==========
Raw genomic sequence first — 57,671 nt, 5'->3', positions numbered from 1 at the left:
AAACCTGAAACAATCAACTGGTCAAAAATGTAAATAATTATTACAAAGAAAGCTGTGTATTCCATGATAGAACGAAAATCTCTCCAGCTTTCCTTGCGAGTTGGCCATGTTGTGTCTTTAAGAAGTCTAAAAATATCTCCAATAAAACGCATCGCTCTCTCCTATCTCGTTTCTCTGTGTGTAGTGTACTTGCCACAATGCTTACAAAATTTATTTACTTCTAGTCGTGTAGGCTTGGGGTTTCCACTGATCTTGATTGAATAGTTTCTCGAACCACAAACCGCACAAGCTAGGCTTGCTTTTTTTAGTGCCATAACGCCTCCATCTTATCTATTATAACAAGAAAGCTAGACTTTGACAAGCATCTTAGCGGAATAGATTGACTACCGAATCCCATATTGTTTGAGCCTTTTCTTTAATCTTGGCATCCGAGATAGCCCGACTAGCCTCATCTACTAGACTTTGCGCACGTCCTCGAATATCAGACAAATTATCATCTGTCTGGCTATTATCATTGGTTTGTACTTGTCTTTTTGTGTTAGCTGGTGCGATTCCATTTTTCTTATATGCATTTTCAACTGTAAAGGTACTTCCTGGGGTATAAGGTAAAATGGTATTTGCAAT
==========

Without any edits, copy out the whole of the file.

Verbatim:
Raw genomic sequence first — 57,671 nt, 5'->3', positions numbered from 1 at the left:
AAACCTGAAACAATCAACTGGTCAAAAATGTAAATAATTATTACAAAGAAAGCTGTGTATTCCATGATAGAACGAAAATCTCTCCAGCTTTCCTTGCGAGTTGGCCATGTTGTGTCTTTAAGAAGTCTAAAAATATCTCCAATAAAACGCATCGCTCTCTCCTATCTCGTTTCTCTGTGTGTAGTGTACTTGCCACAATGCTTACAAAATTTATTTACTTCTAGTCGTGTAGGCTTGGGGTTTCCACTGATCTTGATTGAATAGTTTCTCGAACCACAAACCGCACAAGCTAGGCTTGCTTTTTTTAGTGCCATAACGCCTCCATCTTATCTATTATAACAAGAAAGCTAGACTTTGACAAGCATCTTAGCGGAATAGATTGACTACCGAATCCCATATTGTTTGAGCCTTTTCTTTAATCTTGGCATCCGAGATAGCCCGACTAGCCTCATCTACTAGACTTTGCGCACGTCCTCGAATATCAGACAAATTATCATCTGTCTGGCTATTATCATTGGTTTGTACTTGTCTTTTTGTGTTAGCTGGTGCGATTCCATTTTTCTTATATGCATTTTCAACTGTAAAGGTACTTCCTGGGGTATAAGGTAAAATGGTATTTGCAAT